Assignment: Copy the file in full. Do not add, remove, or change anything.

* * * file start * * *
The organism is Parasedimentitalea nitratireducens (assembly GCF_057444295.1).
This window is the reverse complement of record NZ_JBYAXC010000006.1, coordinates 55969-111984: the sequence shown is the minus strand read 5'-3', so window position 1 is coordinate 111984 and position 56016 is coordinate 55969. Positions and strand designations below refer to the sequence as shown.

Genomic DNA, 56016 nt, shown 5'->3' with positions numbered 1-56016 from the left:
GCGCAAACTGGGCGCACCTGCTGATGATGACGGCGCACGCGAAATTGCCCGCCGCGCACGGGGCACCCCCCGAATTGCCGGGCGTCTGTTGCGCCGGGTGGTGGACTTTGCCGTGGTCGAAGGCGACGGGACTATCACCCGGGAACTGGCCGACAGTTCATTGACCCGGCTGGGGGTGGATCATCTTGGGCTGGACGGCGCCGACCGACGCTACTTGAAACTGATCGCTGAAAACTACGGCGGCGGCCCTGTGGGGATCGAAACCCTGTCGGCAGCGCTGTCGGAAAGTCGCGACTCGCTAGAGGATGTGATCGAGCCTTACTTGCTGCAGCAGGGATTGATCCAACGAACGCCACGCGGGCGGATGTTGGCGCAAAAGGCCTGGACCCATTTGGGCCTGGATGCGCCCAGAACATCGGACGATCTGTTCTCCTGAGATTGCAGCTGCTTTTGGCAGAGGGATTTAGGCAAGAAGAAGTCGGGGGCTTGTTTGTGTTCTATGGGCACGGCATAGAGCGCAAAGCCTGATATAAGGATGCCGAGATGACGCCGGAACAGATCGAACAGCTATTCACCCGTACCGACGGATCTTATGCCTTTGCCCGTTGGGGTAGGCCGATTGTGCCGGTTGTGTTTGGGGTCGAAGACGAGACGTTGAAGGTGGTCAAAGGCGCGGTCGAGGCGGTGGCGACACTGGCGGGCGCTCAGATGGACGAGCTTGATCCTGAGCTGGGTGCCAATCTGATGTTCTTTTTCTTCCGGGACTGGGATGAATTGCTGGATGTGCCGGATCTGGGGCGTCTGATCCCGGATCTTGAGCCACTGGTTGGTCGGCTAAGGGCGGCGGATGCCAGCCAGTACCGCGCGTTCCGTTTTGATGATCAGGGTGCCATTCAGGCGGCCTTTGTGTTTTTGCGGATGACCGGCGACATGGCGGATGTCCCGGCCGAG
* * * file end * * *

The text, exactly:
The organism is Parasedimentitalea nitratireducens (assembly GCF_057444295.1).
This window is the reverse complement of record NZ_JBYAXC010000006.1, coordinates 55969-111984: the sequence shown is the minus strand read 5'-3', so window position 1 is coordinate 111984 and position 56016 is coordinate 55969. Positions and strand designations below refer to the sequence as shown.

Genomic DNA, 56016 nt, shown 5'->3' with positions numbered 1-56016 from the left:
GCGCAAACTGGGCGCACCTGCTGATGATGACGGCGCACGCGAAATTGCCCGCCGCGCACGGGGCACCCCCCGAATTGCCGGGCGTCTGTTGCGCCGGGTGGTGGACTTTGCCGTGGTCGAAGGCGACGGGACTATCACCCGGGAACTGGCCGACAGTTCATTGACCCGGCTGGGGGTGGATCATCTTGGGCTGGACGGCGCCGACCGACGCTACTTGAAACTGATCGCTGAAAACTACGGCGGCGGCCCTGTGGGGATCGAAACCCTGTCGGCAGCGCTGTCGGAAAGTCGCGACTCGCTAGAGGATGTGATCGAGCCTTACTTGCTGCAGCAGGGATTGATCCAACGAACGCCACGCGGGCGGATGTTGGCGCAAAAGGCCTGGACCCATTTGGGCCTGGATGCGCCCAGAACATCGGACGATCTGTTCTCCTGAGATTGCAGCTGCTTTTGGCAGAGGGATTTAGGCAAGAAGAAGTCGGGGGCTTGTTTGTGTTCTATGGGCACGGCATAGAGCGCAAAGCCTGATATAAGGATGCCGAGATGACGCCGGAACAGATCGAACAGCTATTCACCCGTACCGACGGATCTTATGCCTTTGCCCGTTGGGGTAGGCCGATTGTGCCGGTTGTGTTTGGGGTCGAAGACGAGACGTTGAAGGTGGTCAAAGGCGCGGTCGAGGCGGTGGCGACACTGGCGGGCGCTCAGATGGACGAGCTTGATCCTGAGCTGGGTGCCAATCTGATGTTCTTTTTCTTCCGGGACTGGGATGAATTGCTGGATGTGCCGGATCTGGGGCGTCTGATCCCGGATCTTGAGCCACTGGTTGGTCGGCTAAGGGCGGCGGATGCCAGCCAGTACCGCGCGTTCCGTTTTGATGATCAGGGTGCCATTCAGGCGGCCTTTGTGTTTTTGCGGATGACCGGCGACATGGCGGATGTCCCGGCCGAG